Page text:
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Is the Fairwork ratings on gig workers' condition a wake-up call?

Gig economy made itself known during the pandemic. The recent Fairwork ratings highlighted how well or poorly these workers of unorganised sectors were being treated by companies. A report

gig economy | employees in unorganised sector | Internet economy

Harshit Rakheja  |  New Delhi 

Ola, Uber, Karnataka, drivers
Drivers working for taxi aggregators


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  • The ubiquitous foot-soldiers of India’s thriving are discontented. We’re talking about your Ola/ Uber cab drivers and Swiggy/ Zomato delivery partners. Some of them are now tasked with delivering your bread and milk in just 10 minutes! But as a recent report by the Fairwork Foundation, in collaboration with the Oxford Internet Institute has found the earnings of these app-based platform workers or gig workers in India have declined over the last two years. That’s owing to the withering of incentives offered by and a reduction in take-home earnings due to a surge in out-of-pocket expenses. The Fairwork India Ratings 2021: Labour Standards in the Platform Economy, now in its third year of publication, serves as an indictment of the work conditions for this growing class of unorganised workers. This year, the report ranks 11 Indian startups which engage contract gig workers. It scores them out of 10, based on their performance against five principles, namely: Fair Pay, Fair Conditions, Fair Contracts, Fair Management and Fair Representation. Notably, Ola’s score has come down from 2/10 in 2020 to zero in 2021. This is, at a time, when it has become notoriously difficult to get a cab driver to accept your ride request on Ola platform. Uber has also slipped from one to zero. And Urban Company, which topped the list in 2020 with a stellar score of 8/10, has slipped three-points to five. We reached out to Ola, Uber and Urban Company to understand the reasons behind the fall in their scores, but didn’t receive any responses. So, we asked the lead investigator for Fairwork in India, Professor Balaji Parthasarathy. The decline in Urban Company’s score has coincided with ongoing protests by its beauticians. The first protest was in October last year, as beauticians complained against Urban Company’s commissions of up to 30%-35% per job. Urban Company responded with some concessions, one of them being reducing its highest commission for beauty service professionals to 25% from 30%. However, last month, Urban Company’s beauticians again held a protest outside the company’s Gurugram office.

    Their complain was about new work policies, which would have beauticians pay a subscription fee upfront to get ‘gigs’ through Urban Company’s portal. Beauticians would also have to take a minimum number of jobs each month, thus reducing their gig work flexibility. This time, Urban Company responded to the protest by suing the protesting beauticians. This remains the first such instance of an Indian gig company suing its own workers. At the heart of the growing discontent with gig work is the fact that this new model of work hasn’t lived up to its core promises. Startups in the ride-hailing and food delivery sectors attracted their first bunch of gig workers with the promises of good pay and work flexibility. By paying these workers per task or ‘gig’, did away with the burden of having to provide them with social security and other standard employee benefits. However, wages have reduced over time, and gig work has become a permanent gig for Ola/Uber cab drivers and Swiggy/ Zomato delivery partners. Several testimonies in the Fairwork reports over the last three years highlight how most workers have to work 12-16 hours to make ends meet. And yet, they enjoy little in terms of social security that any employee would get. A PIL in the Supreme Court by the Indian Federation of App-Based Transport Workers (IFAT) seeks the classification of gig and platform workers as ‘unorganised workers’ under the Unorganised Workers Act, 2008. This would entitle them to benefits such as provident fund, health and maternity benefits and old age protection. This, even as the Centre has come up with the Code on Social Security which recognises gig and platform workers. A counter-view to the criticism of gig work conditions in the Indian platform economy, is that the ecommerce sector is yet to mature. To expect this nascent space to provide better pay and all kinds of insurance to unskilled gig workers, who run in lakhs per company, is a bit too much.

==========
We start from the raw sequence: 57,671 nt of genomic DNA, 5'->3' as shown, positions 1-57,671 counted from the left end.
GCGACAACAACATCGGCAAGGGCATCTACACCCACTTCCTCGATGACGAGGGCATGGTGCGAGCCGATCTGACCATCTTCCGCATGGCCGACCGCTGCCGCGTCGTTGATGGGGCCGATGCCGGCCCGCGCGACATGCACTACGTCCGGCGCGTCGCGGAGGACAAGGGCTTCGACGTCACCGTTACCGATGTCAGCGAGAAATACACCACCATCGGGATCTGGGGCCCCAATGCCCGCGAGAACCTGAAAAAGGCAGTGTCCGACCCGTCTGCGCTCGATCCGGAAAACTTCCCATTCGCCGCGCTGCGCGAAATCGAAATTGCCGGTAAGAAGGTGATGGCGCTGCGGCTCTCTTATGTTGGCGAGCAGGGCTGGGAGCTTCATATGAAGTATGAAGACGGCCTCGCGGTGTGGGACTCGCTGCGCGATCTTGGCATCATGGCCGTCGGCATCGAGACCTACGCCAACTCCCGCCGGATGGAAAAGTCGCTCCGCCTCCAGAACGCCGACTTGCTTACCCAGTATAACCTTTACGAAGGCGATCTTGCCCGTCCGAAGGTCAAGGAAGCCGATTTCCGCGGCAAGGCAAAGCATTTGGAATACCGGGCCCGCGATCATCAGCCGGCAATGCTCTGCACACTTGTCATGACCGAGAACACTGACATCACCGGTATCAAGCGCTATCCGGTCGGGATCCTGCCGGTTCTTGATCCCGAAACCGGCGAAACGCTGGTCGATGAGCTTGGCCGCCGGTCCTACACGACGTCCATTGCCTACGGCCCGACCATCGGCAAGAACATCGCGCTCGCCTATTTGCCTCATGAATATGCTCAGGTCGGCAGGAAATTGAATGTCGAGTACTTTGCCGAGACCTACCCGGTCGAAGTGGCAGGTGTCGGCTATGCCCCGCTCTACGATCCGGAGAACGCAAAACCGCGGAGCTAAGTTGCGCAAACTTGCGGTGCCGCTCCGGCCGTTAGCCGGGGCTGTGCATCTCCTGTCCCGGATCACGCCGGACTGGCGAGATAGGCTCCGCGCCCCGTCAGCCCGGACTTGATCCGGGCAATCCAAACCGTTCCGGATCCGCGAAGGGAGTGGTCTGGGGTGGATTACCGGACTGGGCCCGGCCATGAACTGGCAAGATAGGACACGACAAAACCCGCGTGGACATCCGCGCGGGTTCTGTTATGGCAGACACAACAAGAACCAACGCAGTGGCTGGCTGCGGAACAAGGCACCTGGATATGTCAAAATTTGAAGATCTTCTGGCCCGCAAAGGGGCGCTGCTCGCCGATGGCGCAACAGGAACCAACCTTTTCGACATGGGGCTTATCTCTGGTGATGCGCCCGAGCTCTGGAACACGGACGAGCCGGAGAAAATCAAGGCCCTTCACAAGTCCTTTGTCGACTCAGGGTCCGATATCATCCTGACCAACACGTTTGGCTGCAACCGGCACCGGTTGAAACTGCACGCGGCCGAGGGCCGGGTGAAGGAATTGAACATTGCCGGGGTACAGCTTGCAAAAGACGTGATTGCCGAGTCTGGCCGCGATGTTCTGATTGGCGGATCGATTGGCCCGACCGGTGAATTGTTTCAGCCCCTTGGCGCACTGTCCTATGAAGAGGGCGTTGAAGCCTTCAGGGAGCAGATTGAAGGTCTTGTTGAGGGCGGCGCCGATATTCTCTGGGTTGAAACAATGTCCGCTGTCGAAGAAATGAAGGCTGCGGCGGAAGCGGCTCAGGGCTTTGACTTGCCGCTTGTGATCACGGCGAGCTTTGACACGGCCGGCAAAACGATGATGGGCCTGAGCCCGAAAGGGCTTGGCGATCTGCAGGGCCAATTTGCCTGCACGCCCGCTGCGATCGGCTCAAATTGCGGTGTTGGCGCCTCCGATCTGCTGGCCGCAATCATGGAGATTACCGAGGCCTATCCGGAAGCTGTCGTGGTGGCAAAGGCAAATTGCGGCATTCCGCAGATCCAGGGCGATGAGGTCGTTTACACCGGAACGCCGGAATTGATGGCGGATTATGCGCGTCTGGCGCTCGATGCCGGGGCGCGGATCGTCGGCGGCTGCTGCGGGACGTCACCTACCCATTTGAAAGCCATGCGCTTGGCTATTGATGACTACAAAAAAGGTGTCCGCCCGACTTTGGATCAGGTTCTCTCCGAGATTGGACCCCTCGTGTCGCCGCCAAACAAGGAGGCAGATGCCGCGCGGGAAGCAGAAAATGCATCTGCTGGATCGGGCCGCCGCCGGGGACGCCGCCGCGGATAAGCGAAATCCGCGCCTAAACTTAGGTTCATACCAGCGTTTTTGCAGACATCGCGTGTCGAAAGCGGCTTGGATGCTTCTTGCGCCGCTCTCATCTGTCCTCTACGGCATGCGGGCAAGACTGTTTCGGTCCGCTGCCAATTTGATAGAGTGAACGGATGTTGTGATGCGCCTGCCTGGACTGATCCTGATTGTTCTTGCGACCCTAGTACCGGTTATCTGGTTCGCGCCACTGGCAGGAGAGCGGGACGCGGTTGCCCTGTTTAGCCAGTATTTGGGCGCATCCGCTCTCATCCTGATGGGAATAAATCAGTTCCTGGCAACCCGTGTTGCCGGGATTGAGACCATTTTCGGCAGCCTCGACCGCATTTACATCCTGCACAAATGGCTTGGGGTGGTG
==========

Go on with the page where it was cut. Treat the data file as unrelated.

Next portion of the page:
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    First Published: Mon, January 10 2022. 08:30 IST